An event-based sensor provides several benefits over a traditional optical sensor. Event cameras have a higher temporal resolution, allowing them to capture fast moving objects without motion blur. Since data for each pixel is captured independently, event cameras also have higher dynamic range, making them suitable for capturing data in scenes that contain the high contrast of extreme darkness and bright light. Their selective pixel capture also provides an efficiency that can make them appropriate for power-constrained, remote environments. In other words, since the camera only generates data when it senses changes, the processor can switch to a lower power state during static scenes, further reducing power usage. Prophesee, for example, states that their camera can “produce up to 1,000 times fewer data than a conventional sensor whilst achieving a higher equivalent temporal resolution of >10,000 fps.”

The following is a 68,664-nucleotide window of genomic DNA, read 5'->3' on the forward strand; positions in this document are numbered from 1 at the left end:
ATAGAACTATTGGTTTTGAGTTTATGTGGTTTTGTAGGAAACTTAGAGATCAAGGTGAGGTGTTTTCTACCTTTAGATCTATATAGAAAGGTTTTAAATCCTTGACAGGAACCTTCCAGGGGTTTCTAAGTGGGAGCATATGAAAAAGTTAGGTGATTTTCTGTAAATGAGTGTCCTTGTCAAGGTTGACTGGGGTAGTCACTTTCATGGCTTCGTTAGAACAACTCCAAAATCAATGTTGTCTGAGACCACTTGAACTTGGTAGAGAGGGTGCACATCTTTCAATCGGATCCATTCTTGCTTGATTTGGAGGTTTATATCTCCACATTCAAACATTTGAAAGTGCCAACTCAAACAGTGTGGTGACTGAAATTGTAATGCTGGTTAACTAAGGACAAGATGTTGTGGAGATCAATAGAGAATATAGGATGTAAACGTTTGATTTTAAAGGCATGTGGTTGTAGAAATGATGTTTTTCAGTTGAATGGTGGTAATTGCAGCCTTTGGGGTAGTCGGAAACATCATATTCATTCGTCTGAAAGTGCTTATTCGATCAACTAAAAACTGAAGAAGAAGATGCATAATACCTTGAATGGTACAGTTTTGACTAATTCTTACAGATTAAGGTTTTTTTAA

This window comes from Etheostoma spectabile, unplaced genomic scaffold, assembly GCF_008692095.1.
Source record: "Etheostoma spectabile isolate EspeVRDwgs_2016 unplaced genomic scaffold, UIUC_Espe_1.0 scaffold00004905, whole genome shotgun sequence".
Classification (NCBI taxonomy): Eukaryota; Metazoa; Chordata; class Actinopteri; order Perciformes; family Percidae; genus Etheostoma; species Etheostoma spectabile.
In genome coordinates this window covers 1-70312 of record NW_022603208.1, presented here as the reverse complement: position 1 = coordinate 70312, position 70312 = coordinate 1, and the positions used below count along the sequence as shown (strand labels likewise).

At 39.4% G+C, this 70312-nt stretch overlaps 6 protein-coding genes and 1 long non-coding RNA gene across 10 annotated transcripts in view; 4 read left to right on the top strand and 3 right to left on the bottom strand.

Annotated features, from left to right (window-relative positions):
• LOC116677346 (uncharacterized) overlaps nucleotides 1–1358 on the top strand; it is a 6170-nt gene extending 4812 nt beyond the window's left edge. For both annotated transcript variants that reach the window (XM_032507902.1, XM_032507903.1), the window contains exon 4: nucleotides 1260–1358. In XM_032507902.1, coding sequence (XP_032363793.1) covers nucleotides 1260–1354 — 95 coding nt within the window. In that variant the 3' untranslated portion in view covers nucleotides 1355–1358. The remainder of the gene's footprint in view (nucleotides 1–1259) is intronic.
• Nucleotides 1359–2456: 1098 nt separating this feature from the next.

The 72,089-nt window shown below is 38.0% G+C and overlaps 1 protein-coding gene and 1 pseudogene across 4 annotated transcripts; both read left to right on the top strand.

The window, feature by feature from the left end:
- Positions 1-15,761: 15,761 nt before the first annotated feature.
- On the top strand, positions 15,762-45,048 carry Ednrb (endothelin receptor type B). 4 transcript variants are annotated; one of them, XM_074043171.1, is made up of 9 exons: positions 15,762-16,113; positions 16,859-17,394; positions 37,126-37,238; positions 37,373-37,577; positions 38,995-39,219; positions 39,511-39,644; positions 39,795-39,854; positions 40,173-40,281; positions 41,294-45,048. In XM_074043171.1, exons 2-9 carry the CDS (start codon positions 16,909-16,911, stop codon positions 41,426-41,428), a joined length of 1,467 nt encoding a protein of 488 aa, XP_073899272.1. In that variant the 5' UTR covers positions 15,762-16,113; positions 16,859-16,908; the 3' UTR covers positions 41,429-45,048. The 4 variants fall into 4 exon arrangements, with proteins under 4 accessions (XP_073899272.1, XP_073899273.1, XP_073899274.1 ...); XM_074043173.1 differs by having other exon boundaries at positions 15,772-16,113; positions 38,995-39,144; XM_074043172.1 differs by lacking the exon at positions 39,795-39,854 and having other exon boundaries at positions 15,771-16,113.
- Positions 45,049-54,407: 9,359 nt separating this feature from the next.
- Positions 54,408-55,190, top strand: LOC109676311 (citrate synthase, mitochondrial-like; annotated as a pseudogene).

To illustrate the capabilities of Prophesee’s event camera, we performed three separate mini-experiments, all of which involved capturing the same scene with both an event camera and an optical camera. These experiments were chosen to highlight several of the unique capabilities of the event camera compared to a traditional frame-based camera.
Experiment 1. To understand the event camera’s ability to isolate moving objects in an otherwise static image, we first aimed the cameras at passing cars caught from an elevated angle (Figure 1). The red boxes in the optical image on the right side of the panel (added by us) denote three moving cars. All the other cars in the scene are parked. As a result, the event camera image is largely black, indicating no events, except for three splotches of white and blue, each roughly the size of a car. These splotches reveal changes in the scene, created by the moving cars.